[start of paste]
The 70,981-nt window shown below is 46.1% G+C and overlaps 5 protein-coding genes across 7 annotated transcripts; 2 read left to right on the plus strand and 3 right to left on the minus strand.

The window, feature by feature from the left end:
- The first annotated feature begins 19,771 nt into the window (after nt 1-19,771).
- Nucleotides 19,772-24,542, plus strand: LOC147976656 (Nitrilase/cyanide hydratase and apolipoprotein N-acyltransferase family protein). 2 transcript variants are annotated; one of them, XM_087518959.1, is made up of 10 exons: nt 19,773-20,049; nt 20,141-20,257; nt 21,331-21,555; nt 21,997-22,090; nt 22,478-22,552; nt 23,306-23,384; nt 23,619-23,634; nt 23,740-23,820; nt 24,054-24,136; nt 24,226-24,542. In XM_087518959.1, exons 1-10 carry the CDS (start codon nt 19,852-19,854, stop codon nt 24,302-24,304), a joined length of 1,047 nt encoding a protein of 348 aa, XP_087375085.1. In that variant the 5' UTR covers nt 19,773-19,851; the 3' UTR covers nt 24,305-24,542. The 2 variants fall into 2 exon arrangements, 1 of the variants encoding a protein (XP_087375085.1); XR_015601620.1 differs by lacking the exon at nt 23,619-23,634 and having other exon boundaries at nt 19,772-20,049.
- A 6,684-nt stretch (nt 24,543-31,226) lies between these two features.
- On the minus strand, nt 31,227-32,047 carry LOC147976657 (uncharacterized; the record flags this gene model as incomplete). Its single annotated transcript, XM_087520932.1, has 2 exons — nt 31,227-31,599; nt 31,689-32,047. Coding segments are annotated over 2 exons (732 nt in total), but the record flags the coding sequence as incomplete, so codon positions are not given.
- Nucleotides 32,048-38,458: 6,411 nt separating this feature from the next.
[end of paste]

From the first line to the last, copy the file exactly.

The 70,981-nt window shown below is 46.1% G+C and overlaps 5 protein-coding genes across 7 annotated transcripts; 2 read left to right on the plus strand and 3 right to left on the minus strand.

The window, feature by feature from the left end:
- The first annotated feature begins 19,771 nt into the window (after nt 1-19,771).
- Nucleotides 19,772-24,542, plus strand: LOC147976656 (Nitrilase/cyanide hydratase and apolipoprotein N-acyltransferase family protein). 2 transcript variants are annotated; one of them, XM_087518959.1, is made up of 10 exons: nt 19,773-20,049; nt 20,141-20,257; nt 21,331-21,555; nt 21,997-22,090; nt 22,478-22,552; nt 23,306-23,384; nt 23,619-23,634; nt 23,740-23,820; nt 24,054-24,136; nt 24,226-24,542. In XM_087518959.1, exons 1-10 carry the CDS (start codon nt 19,852-19,854, stop codon nt 24,302-24,304), a joined length of 1,047 nt encoding a protein of 348 aa, XP_087375085.1. In that variant the 5' UTR covers nt 19,773-19,851; the 3' UTR covers nt 24,305-24,542. The 2 variants fall into 2 exon arrangements, 1 of the variants encoding a protein (XP_087375085.1); XR_015601620.1 differs by lacking the exon at nt 23,619-23,634 and having other exon boundaries at nt 19,772-20,049.
- A 6,684-nt stretch (nt 24,543-31,226) lies between these two features.
- On the minus strand, nt 31,227-32,047 carry LOC147976657 (uncharacterized; the record flags this gene model as incomplete). Its single annotated transcript, XM_087520932.1, has 2 exons — nt 31,227-31,599; nt 31,689-32,047. Coding segments are annotated over 2 exons (732 nt in total), but the record flags the coding sequence as incomplete, so codon positions are not given.
- Nucleotides 32,048-38,458: 6,411 nt separating this feature from the next.